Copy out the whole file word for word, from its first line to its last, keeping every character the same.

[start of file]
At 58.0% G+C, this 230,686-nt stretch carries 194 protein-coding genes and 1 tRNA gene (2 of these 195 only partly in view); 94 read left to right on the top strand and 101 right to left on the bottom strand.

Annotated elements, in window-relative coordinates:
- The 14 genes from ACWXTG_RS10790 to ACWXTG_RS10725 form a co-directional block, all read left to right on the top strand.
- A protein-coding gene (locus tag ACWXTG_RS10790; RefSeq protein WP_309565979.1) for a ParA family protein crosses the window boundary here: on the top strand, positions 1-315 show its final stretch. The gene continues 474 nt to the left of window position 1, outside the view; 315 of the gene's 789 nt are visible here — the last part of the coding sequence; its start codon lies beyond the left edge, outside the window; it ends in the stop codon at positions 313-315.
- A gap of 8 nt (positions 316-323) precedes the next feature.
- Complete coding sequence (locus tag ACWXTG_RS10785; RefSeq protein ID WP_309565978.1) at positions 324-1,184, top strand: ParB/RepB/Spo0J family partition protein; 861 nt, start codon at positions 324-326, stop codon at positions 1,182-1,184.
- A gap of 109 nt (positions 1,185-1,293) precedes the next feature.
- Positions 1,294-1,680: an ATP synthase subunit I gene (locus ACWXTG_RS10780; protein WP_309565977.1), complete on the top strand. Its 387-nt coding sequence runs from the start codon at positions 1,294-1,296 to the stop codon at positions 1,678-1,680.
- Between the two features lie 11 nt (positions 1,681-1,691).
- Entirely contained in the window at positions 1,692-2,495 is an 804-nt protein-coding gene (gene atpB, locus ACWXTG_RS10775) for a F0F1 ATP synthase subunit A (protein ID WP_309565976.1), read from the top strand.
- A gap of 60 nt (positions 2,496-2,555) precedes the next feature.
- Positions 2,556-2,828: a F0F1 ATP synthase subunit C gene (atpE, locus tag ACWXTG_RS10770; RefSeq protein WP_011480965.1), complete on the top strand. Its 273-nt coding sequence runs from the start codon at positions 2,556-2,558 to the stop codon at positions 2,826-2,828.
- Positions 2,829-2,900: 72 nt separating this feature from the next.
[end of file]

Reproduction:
At 58.0% G+C, this 230,686-nt stretch carries 194 protein-coding genes and 1 tRNA gene (2 of these 195 only partly in view); 94 read left to right on the top strand and 101 right to left on the bottom strand.

Annotated elements, in window-relative coordinates:
- The 14 genes from ACWXTG_RS10790 to ACWXTG_RS10725 form a co-directional block, all read left to right on the top strand.
- A protein-coding gene (locus tag ACWXTG_RS10790; RefSeq protein WP_309565979.1) for a ParA family protein crosses the window boundary here: on the top strand, positions 1-315 show its final stretch. The gene continues 474 nt to the left of window position 1, outside the view; 315 of the gene's 789 nt are visible here — the last part of the coding sequence; its start codon lies beyond the left edge, outside the window; it ends in the stop codon at positions 313-315.
- A gap of 8 nt (positions 316-323) precedes the next feature.
- Complete coding sequence (locus tag ACWXTG_RS10785; RefSeq protein ID WP_309565978.1) at positions 324-1,184, top strand: ParB/RepB/Spo0J family partition protein; 861 nt, start codon at positions 324-326, stop codon at positions 1,182-1,184.
- A gap of 109 nt (positions 1,185-1,293) precedes the next feature.
- Positions 1,294-1,680: an ATP synthase subunit I gene (locus ACWXTG_RS10780; protein WP_309565977.1), complete on the top strand. Its 387-nt coding sequence runs from the start codon at positions 1,294-1,296 to the stop codon at positions 1,678-1,680.
- Between the two features lie 11 nt (positions 1,681-1,691).
- Entirely contained in the window at positions 1,692-2,495 is an 804-nt protein-coding gene (gene atpB, locus ACWXTG_RS10775) for a F0F1 ATP synthase subunit A (protein ID WP_309565976.1), read from the top strand.
- A gap of 60 nt (positions 2,496-2,555) precedes the next feature.
- Positions 2,556-2,828: a F0F1 ATP synthase subunit C gene (atpE, locus tag ACWXTG_RS10770; RefSeq protein WP_011480965.1), complete on the top strand. Its 273-nt coding sequence runs from the start codon at positions 2,556-2,558 to the stop codon at positions 2,826-2,828.
- Positions 2,829-2,900: 72 nt separating this feature from the next.